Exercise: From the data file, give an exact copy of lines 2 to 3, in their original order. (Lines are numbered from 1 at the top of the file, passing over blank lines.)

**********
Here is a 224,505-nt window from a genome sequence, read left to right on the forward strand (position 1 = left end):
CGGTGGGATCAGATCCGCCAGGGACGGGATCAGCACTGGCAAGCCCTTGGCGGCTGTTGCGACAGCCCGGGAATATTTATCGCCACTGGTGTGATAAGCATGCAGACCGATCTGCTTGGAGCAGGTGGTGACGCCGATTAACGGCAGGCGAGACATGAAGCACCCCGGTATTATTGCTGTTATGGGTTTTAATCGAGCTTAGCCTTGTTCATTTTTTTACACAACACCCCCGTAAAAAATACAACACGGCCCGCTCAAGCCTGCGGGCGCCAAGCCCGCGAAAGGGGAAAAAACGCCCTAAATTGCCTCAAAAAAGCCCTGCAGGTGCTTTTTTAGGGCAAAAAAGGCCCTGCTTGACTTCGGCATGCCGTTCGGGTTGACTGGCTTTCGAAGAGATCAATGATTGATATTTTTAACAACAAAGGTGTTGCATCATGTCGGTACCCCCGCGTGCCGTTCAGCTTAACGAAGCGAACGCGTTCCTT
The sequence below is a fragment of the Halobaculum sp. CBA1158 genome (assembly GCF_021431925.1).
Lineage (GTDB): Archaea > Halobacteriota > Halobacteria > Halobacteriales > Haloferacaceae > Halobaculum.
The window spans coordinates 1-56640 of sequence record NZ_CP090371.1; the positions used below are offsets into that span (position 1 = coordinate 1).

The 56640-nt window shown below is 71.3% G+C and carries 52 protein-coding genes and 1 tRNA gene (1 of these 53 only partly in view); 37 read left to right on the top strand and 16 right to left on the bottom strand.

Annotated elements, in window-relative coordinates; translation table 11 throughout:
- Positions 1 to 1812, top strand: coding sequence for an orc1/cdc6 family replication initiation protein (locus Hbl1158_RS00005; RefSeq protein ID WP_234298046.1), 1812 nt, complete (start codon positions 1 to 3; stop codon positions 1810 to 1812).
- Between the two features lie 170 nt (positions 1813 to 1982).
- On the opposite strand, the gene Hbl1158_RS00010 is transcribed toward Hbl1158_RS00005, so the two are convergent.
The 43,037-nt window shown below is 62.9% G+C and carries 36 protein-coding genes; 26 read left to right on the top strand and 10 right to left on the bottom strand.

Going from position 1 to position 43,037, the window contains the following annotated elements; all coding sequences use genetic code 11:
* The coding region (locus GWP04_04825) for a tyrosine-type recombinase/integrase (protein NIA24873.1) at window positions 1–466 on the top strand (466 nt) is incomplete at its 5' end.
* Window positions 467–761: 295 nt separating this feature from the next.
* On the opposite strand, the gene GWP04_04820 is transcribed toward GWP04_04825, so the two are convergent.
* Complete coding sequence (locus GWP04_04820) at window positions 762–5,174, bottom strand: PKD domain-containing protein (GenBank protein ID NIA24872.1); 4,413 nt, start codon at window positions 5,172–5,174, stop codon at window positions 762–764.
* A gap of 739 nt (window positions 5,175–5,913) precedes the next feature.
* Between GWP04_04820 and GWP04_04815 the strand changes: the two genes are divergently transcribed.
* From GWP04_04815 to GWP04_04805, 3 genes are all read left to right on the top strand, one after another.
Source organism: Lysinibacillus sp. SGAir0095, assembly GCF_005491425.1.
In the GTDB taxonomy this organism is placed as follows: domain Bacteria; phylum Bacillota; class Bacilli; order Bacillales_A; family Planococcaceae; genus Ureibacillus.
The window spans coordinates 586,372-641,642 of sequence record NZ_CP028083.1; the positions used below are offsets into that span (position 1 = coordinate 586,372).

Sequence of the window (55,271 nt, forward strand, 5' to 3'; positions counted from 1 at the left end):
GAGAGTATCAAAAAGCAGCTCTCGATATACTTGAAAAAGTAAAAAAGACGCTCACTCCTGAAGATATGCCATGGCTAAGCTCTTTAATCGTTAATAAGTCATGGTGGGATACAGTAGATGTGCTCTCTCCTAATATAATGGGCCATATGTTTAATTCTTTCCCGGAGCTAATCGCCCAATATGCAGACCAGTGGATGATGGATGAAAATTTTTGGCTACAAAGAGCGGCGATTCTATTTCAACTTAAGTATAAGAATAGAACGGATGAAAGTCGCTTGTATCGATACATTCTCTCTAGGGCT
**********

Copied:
CGGTGGGATCAGATCCGCCAGGGACGGGATCAGCACTGGCAAGCCCTTGGCGGCTGTTGCGACAGCCCGGGAATATTTATCGCCACTGGTGTGATAAGCATGCAGACCGATCTGCTTGGAGCAGGTGGTGACGCCGATTAACGGCAGGCGAGACATGAAGCACCCCGGTATTATTGCTGTTATGGGTTTTAATCGAGCTTAGCCTTGTTCATTTTTTTACACAACACCCCCGTAAAAAATACAACACGGCCCGCTCAAGCCTGCGGGCGCCAAGCCCGCGAAAGGGGAAAAAACGCCCTAAATTGCCTCAAAAAAGCCCTGCAGGTGCTTTTTTAGGGCAAAAAAGGCCCTGCTTGACTTCGGCATGCCGTTCGGGTTGACTGGCTTTCGAAGAGATCAATGATTGATATTTTTAACAACAAAGGTGTTGCATCATGTCGGTACCCCCGCGTGCCGTTCAGCTTAACGAAGCGAACGCGTTCCTT
The sequence below is a fragment of the Halobaculum sp. CBA1158 genome (assembly GCF_021431925.1).